Thursday, September 29, 2005
Through the years, my son and his friends have left little "gifts" around the house for me. Sometimes it's days before I notice that something's amiss. They take me off guard and give me a good laugh. Here's a beautiful sculpture that was left on my desk a few years ago. It made me laugh so hard and has been such a conversation piece, that I've given it a place of honor in my home, between the fountain pens, and my Grandmother's clock.
Wednesday, September 28, 2005
and who never gave me permission to post his photo.
My favorite season is here! I love this time of the year. The cool, crisp, air is so inviting after inhaling summer's stifling humid steam. The colors, smell, and sounds of the leaves. Opening all of the windows in the house, letting fresh autumn breeze blow through, blow out the staleness of 2 months of A/C. (No A/C & no furnace running means tiny little power bills, yayyyy!!)
Pulling out cozy sweatshirts and fuzzy socks, and lighting candles in the evenings. Replacing summer salads with big pots of steaming soups and chili's.
We tend to complain when autumn gets here, because winter is coming. Prepare for winter, batten down the hatches. Never get warm. Can't sit outside. Shoveling snow. Holiday bills...
Och! 3 months away, winter! Let's cross that bridge when we get to it! Get ye outside! Take a walk! Watch the squirrels gather nuts! Watch the birds fly south! Take a hike! Take a photo! Find some hot apple cider! Go to a festival! Carve a pumpkin! Drag your feet through crunchy leaves! Pick up and bring home a pretty one!
Oh, just don't miss it!
Monday, September 26, 2005
The Built-In Shelf-Bra.
Placed now, for our convenience, in most tank tops, swimsuits, spaghetti-strap tops, and even in our comfy pajamas. We will not be required to wear a bra with this garment, because there's one built in! Voila! Only one garment, instead of two! No straps falling off of our shoulders!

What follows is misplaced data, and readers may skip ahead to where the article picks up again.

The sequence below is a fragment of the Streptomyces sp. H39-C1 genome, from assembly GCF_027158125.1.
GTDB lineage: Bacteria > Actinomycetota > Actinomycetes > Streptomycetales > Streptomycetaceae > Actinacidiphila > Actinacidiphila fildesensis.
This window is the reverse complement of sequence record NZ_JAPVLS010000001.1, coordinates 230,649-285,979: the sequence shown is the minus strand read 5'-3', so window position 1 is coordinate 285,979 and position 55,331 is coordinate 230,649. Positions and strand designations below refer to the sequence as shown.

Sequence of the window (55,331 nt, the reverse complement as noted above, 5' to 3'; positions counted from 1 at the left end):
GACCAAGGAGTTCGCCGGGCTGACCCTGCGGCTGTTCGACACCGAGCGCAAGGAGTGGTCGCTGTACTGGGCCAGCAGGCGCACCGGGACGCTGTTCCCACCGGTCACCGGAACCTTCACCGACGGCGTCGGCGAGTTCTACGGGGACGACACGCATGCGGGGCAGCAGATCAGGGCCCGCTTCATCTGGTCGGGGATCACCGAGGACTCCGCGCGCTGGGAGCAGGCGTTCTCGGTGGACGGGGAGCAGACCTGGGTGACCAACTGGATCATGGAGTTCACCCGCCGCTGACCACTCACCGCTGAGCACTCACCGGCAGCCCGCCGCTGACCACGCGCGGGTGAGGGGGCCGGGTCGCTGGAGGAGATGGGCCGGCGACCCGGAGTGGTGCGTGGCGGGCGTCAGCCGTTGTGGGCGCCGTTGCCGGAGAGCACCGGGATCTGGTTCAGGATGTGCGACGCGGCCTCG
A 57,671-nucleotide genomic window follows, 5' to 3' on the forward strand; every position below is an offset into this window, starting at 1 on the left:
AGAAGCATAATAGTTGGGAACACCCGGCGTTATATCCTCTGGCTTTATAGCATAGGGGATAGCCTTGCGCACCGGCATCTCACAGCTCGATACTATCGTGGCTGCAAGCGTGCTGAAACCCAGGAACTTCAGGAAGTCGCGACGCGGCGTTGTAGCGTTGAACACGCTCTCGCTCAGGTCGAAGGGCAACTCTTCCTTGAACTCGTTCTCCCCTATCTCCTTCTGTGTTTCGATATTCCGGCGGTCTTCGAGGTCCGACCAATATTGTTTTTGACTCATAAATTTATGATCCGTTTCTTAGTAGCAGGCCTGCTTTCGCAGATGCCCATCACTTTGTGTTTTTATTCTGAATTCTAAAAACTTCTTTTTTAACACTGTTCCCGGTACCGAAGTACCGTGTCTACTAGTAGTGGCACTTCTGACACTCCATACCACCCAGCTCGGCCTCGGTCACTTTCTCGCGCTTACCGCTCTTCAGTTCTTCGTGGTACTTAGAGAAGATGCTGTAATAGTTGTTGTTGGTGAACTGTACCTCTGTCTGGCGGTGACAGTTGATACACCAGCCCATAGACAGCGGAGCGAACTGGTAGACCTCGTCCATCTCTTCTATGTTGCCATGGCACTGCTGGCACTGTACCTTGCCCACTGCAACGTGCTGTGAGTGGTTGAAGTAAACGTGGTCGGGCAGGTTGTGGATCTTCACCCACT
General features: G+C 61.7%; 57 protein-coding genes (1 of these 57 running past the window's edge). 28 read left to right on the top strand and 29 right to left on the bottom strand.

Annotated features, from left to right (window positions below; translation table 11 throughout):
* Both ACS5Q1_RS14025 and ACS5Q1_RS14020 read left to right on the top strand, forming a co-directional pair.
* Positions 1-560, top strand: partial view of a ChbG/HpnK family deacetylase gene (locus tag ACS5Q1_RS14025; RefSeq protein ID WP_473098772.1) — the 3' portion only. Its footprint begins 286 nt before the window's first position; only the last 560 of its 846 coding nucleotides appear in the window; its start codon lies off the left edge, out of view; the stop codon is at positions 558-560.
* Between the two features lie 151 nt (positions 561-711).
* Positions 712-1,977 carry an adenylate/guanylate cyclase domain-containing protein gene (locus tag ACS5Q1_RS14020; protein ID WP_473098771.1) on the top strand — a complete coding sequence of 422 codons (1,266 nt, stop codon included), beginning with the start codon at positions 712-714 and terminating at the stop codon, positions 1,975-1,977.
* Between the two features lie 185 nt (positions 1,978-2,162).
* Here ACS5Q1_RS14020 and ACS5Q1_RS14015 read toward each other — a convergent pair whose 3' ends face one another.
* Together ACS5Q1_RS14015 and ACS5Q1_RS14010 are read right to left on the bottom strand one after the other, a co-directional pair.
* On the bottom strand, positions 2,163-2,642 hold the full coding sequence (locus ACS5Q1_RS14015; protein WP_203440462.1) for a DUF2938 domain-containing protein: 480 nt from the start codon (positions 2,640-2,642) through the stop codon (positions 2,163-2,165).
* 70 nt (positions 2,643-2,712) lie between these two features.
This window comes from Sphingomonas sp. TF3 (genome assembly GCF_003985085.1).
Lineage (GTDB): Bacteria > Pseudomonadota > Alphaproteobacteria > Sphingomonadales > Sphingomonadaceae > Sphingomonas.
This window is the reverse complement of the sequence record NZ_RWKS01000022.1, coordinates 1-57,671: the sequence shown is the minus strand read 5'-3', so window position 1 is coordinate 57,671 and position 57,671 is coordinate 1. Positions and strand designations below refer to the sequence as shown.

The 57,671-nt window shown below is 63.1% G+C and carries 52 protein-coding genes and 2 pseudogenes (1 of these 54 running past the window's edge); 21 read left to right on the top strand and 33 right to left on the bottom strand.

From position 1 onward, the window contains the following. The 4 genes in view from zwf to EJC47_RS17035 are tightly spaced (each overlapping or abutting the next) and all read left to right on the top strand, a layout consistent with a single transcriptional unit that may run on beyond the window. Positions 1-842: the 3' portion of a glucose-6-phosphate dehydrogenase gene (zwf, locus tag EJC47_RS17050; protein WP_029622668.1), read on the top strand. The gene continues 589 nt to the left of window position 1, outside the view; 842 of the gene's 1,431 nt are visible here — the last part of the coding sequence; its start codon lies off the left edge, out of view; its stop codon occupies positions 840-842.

Who are they kidding? Their labels should read:
Built In Shelf Bra (BISB):
- A strip of ace-bandage-like fabric sewn inside, guaranteed to flatten even the most ample bosom to the physique of a 10-year old boy.
- Only the most, industrial-strength, steel-toed, push-em-up bra will stand up to the binding powers of the BISB, should you desire any semblance of owning breasts.
- Scritchy little elastic band at the base of the BISB, to dig into your torso all day long.
- BISB fabric will shrink at a different rate than the fabric of your garment, ensuring aesthetic bunching and puckering after only one washing.
Saturday, September 24, 2005
I often have a hard time taking sides on what would normally be black-and-white issues, because I'm trying to look at the circumstances from every angle. I can usually find a valid argument from each of them. I believe THIS, but THAT is also true, yes.
And then there are other times when I simply don't live up to my own expectations. Is it hypocrisy or human nature?
I refer back to the "You Go, Girl" blog. I wholeheartedly believe everything I wrote in that entry.